In Good Company, is a production composed of six new works by the dancers of the Hofesh Shechter Company: five live contemporary dance pieces and one film. Maybe it’s because I’m not a dancer. Maybe the only way you can enjoy, or even understand what is happening on stage is if you’re a dancer.

Hofesh Shechter

The first performance started off relatively normal, with two dancers, Merel Lammers and Attila Ronai, running around the stage, catching each other as they fell, and two musicians, Adrian Casalis and Sita Ostheimer, stationary in the centre: one guitarist and a singer. Though the song remained quite pleasant throughout, reminiscent of something produced by London Grammar or the XX, the dance itself quickly transformed into something else entirely, leaving everyone watching what one member of the audience described as “deranged crabs”.

The next performance was a film named ‘Doppel!’ which described itself as “trying to piece the story back together to understand our true self.” I’m not aware if it portrayed this effectively to anyone, but to me it seemed that I just spent thirteen minutes of my life watching a girl, who looked like a mixture between a robot and a really drunk person, grinding on a forest floor, before wondering the streets of London with red yarn over her head, scaring the locals.

The third performance made me decide to not leave during the interval. I loved the concept of ideas, freedom and manipulation that were forced upon the dancer, Diogo Sousa, by a comedic voice over delivered to us by Chris Evans. This performance started off strong and funny, and was also the least pretentious of them all, but it lagged in energy a little towards the end – it needed something utterly unexpected.

However, unexpected is what I got with the fourth performance piece, ‘Gully’,  which had a set of a dirty tent, rusted pots and pans, and a large glow in the dark moon balloon with a sad face on it. I was expecting outstanding, inspirational, innovative, never before seen! – Instead I got mute clangers at what appeared to be the worst birthday party ever. They didn’t even dance.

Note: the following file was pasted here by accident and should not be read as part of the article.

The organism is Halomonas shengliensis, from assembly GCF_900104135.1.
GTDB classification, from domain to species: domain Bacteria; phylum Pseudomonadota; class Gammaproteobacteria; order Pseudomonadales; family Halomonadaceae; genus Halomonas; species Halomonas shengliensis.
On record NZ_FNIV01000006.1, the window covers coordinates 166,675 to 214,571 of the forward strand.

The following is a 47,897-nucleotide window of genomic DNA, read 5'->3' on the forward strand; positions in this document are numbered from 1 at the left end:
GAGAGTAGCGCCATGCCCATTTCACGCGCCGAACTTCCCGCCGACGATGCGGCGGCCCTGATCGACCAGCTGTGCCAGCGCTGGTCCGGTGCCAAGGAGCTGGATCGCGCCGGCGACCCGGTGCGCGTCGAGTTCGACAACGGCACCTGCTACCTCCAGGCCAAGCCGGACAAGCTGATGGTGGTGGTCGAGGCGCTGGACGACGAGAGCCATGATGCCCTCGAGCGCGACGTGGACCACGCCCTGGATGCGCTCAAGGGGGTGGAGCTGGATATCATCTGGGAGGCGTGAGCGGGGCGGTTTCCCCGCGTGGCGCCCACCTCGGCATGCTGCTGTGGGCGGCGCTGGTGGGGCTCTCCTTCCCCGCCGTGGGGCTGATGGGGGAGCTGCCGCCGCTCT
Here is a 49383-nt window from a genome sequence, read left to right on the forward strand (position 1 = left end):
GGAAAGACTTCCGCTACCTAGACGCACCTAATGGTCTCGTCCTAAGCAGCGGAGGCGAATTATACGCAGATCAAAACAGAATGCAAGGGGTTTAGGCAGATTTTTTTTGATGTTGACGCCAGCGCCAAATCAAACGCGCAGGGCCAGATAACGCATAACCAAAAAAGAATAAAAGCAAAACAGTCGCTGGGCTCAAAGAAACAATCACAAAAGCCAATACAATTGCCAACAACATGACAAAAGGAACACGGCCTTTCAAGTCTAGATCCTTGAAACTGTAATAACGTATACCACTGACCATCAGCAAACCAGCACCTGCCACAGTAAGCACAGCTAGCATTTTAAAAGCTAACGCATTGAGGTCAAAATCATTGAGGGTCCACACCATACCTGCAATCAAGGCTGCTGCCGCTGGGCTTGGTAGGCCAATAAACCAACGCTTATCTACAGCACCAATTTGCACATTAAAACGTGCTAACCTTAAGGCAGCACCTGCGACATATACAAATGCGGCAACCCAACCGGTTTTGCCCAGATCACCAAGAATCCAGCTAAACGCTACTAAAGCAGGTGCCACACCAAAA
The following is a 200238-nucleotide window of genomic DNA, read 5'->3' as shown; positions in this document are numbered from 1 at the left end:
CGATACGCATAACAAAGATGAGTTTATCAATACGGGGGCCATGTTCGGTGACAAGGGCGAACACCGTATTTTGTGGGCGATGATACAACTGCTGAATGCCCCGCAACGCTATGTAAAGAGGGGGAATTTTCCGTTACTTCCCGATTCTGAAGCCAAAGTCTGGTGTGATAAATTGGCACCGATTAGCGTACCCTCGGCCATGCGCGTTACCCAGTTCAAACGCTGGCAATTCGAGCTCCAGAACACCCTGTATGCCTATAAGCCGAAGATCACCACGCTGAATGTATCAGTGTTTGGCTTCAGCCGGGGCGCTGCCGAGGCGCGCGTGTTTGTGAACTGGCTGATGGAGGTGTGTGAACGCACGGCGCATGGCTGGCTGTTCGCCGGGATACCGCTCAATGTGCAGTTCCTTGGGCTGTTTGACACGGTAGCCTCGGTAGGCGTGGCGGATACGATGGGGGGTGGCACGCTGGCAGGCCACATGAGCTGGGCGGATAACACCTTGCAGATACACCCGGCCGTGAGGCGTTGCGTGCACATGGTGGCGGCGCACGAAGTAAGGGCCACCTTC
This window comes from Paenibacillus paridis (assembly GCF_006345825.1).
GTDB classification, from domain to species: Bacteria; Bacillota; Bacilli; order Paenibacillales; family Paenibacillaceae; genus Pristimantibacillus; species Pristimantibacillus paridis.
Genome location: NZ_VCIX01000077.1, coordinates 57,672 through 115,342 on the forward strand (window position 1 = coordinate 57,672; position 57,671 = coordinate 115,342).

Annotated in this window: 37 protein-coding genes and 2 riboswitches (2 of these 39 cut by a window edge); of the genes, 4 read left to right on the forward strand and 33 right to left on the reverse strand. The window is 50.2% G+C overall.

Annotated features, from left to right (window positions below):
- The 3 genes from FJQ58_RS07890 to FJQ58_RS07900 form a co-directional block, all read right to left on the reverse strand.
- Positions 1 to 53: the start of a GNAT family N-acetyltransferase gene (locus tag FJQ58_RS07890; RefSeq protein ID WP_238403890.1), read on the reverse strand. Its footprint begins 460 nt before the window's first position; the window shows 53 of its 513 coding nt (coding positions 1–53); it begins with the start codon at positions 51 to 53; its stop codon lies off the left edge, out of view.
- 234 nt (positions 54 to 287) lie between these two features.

‘In Good Company’ picked up again once more during ‘Skinship’, which had an interesting set design of a web created from what looked like nude coloured tights, and beautifully synchronised choreography. Merel Lammers and Attila Ronai had great chemistry on stage but unfortunately the overall effect was slight marred by what I can only describe as weird shuffly, jazz hand fish moves.

The last performance was ‘Pandemonium’, a primeval style dance that left most of the audience speechless and scarred as we endured both actors grinding their genitals in each others’ faces, a rather graphic sounding rape scene (luckily due to the lighting we didn’t have to watch it in great detail), and the eventual giving birth to an egg. Though you can’t say that any of the performers aren’t exceptionally skilled and talented, overall it did look a bit like an anti drugs campaign. 2/5

Review written by Kitty Harper.

In Good Company was on at The Place Theatre from Friday 6th June until Saturday 7th June. For more information on the Hofesh Shechter Company and future performances, visit here…


Written by Theatrefullstop